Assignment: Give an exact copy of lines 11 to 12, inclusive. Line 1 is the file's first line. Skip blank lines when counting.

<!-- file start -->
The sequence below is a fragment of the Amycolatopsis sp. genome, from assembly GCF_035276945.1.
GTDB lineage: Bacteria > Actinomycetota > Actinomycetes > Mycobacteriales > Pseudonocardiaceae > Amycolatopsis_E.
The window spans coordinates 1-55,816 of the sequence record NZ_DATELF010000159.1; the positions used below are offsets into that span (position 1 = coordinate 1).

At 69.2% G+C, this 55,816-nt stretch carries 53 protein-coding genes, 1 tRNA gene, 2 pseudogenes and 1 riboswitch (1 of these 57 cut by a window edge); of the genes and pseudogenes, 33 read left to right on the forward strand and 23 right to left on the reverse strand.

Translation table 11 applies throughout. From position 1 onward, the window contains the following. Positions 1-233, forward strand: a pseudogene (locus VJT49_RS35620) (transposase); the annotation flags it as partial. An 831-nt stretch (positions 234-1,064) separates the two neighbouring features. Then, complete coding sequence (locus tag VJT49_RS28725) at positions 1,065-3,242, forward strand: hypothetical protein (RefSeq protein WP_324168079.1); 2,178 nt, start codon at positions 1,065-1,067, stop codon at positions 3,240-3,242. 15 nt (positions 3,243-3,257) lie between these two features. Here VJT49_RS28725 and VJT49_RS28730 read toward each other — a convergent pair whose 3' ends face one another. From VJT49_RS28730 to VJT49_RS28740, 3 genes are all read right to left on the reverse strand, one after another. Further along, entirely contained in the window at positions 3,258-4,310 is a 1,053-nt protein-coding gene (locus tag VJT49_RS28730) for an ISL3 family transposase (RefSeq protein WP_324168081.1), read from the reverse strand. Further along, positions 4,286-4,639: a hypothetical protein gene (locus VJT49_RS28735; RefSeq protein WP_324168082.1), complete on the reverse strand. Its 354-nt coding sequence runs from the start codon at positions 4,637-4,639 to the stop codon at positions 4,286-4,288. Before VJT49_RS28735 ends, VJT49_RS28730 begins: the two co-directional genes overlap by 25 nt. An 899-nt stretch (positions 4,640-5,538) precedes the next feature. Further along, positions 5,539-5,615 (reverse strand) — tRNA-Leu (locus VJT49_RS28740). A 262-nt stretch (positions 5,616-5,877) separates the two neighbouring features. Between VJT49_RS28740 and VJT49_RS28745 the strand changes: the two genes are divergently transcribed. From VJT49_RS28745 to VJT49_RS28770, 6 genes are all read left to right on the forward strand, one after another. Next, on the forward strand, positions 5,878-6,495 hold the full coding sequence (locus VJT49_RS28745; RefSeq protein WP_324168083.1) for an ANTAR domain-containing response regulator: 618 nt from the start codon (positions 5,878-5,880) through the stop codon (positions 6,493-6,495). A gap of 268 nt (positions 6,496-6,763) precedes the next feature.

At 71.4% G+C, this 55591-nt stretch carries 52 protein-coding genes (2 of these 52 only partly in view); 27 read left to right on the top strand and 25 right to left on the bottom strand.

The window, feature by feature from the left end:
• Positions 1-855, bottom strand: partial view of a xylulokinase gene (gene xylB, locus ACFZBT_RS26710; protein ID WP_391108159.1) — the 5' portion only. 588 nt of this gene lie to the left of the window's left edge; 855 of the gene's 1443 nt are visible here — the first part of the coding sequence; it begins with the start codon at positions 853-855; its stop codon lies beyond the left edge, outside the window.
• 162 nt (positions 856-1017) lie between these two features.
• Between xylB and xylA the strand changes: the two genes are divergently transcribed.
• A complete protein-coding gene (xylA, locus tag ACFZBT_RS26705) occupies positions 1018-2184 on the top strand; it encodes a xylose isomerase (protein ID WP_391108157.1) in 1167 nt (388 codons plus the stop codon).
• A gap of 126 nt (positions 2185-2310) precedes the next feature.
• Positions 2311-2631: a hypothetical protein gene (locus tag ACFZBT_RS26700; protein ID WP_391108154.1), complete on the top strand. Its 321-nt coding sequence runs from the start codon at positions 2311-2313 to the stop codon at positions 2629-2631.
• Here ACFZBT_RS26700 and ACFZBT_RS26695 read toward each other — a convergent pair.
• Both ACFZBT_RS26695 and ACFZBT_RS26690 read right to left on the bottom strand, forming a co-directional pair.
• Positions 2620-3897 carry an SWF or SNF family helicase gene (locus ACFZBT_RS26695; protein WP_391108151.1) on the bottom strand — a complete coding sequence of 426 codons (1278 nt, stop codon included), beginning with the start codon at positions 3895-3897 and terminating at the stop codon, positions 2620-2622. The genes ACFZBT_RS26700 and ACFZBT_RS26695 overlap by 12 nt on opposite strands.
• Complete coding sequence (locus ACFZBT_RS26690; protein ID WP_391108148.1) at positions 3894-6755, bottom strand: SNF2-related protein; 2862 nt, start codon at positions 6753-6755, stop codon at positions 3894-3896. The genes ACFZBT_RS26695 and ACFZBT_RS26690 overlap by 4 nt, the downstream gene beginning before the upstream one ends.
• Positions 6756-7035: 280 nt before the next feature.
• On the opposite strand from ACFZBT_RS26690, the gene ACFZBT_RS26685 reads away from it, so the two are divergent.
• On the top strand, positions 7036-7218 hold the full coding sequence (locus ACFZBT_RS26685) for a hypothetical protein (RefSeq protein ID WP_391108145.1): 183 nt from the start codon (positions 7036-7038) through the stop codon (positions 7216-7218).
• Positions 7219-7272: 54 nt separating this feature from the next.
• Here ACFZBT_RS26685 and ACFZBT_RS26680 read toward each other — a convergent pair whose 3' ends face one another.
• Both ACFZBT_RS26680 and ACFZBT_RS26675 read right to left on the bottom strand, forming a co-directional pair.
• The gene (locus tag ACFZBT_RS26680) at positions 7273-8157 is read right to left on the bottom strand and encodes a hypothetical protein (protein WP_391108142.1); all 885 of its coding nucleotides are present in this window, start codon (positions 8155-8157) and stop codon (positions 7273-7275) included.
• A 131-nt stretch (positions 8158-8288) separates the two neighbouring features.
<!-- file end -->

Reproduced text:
• A complete protein-coding gene (xylA, locus tag ACFZBT_RS26705) occupies positions 1018-2184 on the top strand; it encodes a xylose isomerase (protein ID WP_391108157.1) in 1167 nt (388 codons plus the stop codon).
• A gap of 126 nt (positions 2185-2310) precedes the next feature.